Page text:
Russian officials announced a ceasefire at 10 a.m. in major cities to allow for evacuations. Ukrainian officials on Sunday said that Russian shelling prevented escape as hundreds of thousands were reportedly trying to flee the city of Mariupol and other parts of Ukraine.
Russia’s invasion of Ukraine entered its twelfth day Monday.
Russian shelling prevented would-be refugees from fleeing the war, Ukrainian authorities said.
The U.N. reported that 1.5 million refugees have fled to neighboring countries since the invasion started.
LVIV, Ukraine/KYIV/PARIS, March 4 (Reuters) – A huge blaze at the site of Europe’s biggest nuclear power station was extinguished on Friday, and officials said the plant in southeastern Ukraine was operating normally after it was seized by Russian forces in fighting that caused global alarm.
Separately, a presidential advisor said Ukraine had halted an advance on the city of Mykolayiv after local authorities said Russian troops had entered. If captured, the city of 500,000 people in southern Ukraine, where Russian forces have made the most progress so far, would be the biggest yet to fall.
A huge blaze at the site of Europe’s biggest nuclear power station was extinguished on Friday, and officials said the plant in southeastern Ukraine was operating normally after it was seized by Russian forces in fighting that caused global alarm.
Russia’s invasion of Ukraine enters its second week Thursday as fighting continues across the smaller country.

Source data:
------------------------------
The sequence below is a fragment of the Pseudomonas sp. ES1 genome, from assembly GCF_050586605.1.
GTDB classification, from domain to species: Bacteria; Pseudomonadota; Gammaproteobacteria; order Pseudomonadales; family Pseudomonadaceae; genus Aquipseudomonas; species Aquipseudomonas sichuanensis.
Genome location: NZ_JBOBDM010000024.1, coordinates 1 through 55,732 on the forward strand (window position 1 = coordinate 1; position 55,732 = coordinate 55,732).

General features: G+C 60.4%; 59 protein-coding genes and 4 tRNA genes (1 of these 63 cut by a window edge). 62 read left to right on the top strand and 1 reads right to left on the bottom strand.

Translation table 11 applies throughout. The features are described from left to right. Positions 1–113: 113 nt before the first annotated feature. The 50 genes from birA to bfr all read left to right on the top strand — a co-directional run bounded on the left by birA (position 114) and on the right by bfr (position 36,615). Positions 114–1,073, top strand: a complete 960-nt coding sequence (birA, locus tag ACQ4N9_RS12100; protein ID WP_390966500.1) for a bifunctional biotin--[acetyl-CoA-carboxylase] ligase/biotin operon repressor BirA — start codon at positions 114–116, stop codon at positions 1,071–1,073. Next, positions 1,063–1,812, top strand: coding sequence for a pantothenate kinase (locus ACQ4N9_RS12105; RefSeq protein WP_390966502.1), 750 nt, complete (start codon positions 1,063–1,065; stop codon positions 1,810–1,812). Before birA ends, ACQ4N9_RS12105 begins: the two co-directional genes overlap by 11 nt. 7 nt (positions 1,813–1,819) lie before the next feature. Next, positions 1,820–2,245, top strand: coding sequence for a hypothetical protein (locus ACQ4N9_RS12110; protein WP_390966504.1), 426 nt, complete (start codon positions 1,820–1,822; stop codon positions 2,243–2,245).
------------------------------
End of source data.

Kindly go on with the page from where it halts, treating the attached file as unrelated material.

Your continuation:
There were conflicting reports about which side controls the city of Kherson. Ukrainians still control capital Kyiv despite Russian efforts to overtake the city. Port city Maripol and Kharkiv, Ukraine’s second biggest city, experienced heavy shelling Wednesday.
Specific accounts of military activity are difficult to confirm as the situation on the ground in Ukraine can change quickly.
WASHINGTON (AP) — The United States, European Union and United Kingdom on Saturday agreed to put in place crippling sanctions on the Russian financial sector, including a block on its access to the global financial system and, for the first time, restrictions on its central bank in retaliation for its invasion of Ukraine.
The measures were announced jointly as part of a new round of financial sanctions meant to “hold Russia to account and collectively ensure that this war is a strategic failure for (Russian President Vladimir) Putin.” The central bank restrictions target the more than $600 billion in reserves that the Kremlin has at its disposal, meant to limit Russia’s ability to support the ruble amid tightening Western sanctions.
Cumulatively the steps announced by the West since Russia began the invasion would potentially amount to some of the toughest sanctions on any country in modern times, and if fully carried out as planned, would severely damage the Russian economy and markedly constrain its ability to import and export goods.
WASHINGTON — The U.S. has picked up intelligence showing that Russian military officials were given an order to go ahead with an invasion of Ukraine, a U.S. official and another person with knowledge of the matter told NBC News.